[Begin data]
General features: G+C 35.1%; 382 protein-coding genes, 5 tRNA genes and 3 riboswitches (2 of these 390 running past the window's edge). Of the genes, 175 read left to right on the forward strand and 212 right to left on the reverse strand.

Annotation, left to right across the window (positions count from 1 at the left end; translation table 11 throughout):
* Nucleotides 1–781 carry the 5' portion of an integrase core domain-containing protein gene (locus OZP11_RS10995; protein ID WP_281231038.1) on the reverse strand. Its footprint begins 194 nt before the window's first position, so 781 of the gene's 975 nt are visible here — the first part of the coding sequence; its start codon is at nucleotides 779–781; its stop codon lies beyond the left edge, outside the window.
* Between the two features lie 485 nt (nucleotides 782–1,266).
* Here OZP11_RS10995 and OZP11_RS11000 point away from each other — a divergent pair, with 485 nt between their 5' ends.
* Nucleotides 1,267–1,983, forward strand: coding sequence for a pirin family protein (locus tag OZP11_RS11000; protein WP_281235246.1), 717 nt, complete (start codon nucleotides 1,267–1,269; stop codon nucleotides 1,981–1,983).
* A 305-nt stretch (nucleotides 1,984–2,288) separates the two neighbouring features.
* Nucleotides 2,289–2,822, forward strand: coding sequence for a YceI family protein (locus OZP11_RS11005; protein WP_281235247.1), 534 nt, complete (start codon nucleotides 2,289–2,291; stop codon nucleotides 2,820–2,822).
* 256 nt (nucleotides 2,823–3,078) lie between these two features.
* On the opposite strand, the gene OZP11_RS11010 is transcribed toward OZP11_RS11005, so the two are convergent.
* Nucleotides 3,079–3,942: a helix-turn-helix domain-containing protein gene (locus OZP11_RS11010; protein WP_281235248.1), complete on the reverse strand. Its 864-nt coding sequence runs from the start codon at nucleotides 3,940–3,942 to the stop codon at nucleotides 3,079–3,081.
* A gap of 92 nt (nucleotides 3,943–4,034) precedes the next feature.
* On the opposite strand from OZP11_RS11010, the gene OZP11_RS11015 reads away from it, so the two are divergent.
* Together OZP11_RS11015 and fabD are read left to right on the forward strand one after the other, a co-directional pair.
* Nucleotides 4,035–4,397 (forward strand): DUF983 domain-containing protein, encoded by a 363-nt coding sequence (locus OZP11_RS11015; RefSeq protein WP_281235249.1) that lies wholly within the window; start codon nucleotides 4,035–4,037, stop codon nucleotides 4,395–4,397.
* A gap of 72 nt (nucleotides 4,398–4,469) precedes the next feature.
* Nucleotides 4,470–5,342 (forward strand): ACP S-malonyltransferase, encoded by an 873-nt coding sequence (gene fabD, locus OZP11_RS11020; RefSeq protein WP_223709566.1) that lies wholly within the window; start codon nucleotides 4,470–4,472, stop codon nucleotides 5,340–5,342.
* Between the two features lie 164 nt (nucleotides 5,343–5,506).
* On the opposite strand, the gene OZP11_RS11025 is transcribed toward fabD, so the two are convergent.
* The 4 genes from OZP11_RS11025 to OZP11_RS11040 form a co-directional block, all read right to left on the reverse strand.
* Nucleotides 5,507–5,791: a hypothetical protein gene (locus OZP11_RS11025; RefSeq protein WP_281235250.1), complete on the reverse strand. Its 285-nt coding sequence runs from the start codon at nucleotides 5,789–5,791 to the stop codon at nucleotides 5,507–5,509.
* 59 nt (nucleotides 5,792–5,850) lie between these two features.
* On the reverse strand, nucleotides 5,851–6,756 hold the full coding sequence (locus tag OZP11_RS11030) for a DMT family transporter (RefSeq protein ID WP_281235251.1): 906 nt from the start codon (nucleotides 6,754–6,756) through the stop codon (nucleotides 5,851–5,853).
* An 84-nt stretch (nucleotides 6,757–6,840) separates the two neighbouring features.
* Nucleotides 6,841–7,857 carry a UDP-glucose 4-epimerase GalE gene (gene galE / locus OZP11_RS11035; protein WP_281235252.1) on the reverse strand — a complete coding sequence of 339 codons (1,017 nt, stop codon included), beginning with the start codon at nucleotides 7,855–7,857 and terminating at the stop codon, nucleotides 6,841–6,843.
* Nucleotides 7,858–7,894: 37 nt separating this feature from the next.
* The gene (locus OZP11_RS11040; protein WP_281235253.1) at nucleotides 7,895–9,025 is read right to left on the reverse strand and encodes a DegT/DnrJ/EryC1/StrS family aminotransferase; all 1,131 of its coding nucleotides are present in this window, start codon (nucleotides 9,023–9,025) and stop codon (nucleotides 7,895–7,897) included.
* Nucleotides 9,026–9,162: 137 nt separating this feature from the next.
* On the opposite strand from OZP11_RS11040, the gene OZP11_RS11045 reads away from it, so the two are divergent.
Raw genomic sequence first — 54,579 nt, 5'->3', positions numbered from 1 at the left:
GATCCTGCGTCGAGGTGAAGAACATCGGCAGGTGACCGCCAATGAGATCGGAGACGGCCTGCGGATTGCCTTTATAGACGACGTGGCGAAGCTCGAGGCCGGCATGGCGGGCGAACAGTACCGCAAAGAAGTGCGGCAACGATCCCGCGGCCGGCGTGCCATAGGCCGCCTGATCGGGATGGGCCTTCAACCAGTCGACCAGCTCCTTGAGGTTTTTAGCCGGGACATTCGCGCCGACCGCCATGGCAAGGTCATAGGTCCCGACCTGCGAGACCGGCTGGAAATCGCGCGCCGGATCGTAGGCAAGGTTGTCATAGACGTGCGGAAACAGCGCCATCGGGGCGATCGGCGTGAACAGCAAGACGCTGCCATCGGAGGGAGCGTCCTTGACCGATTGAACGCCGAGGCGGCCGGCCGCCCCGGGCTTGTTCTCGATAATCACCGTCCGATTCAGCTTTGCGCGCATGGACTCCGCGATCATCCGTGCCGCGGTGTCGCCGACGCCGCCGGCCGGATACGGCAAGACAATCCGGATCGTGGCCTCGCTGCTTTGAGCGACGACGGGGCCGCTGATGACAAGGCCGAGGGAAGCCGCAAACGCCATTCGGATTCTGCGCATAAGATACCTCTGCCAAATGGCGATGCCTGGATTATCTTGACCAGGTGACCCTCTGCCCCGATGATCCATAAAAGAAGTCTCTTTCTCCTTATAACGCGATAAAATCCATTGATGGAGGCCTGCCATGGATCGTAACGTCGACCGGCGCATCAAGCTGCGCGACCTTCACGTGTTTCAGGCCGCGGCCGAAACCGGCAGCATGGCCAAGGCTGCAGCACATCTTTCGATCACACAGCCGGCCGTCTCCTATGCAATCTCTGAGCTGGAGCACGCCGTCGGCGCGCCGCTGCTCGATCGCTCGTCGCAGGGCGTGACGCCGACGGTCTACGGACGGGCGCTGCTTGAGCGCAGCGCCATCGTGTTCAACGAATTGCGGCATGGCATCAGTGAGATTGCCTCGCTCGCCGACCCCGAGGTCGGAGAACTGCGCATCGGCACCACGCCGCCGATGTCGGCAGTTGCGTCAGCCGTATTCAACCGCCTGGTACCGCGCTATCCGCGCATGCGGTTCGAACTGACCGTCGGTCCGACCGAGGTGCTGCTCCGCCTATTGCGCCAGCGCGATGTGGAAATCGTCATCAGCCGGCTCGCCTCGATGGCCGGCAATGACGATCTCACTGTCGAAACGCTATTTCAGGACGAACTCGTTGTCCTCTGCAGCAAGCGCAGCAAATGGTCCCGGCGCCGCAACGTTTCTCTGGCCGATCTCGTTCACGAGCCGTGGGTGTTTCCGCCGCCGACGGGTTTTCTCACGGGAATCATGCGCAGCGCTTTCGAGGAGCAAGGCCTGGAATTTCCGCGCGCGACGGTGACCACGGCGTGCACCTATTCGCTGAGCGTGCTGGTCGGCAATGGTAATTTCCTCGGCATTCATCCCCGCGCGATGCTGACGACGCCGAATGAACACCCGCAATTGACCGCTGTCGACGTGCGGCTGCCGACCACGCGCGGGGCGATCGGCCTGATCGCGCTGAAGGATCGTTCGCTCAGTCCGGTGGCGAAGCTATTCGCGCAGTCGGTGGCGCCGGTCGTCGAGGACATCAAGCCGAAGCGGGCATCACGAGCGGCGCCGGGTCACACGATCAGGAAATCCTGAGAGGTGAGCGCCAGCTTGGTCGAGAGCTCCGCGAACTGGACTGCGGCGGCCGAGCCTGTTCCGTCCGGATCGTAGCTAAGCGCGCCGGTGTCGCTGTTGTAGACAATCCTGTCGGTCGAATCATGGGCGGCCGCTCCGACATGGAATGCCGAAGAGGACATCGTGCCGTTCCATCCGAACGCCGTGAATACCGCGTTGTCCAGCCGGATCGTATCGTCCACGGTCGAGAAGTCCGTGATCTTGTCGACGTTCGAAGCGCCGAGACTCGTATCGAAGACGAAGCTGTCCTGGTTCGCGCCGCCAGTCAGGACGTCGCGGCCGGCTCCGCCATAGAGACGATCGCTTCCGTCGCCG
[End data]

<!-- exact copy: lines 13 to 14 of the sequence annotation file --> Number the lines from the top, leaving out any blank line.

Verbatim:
* On the opposite strand from OZP11_RS11010, the gene OZP11_RS11015 reads away from it, so the two are divergent.
* Together OZP11_RS11015 and fabD are read left to right on the forward strand one after the other, a co-directional pair.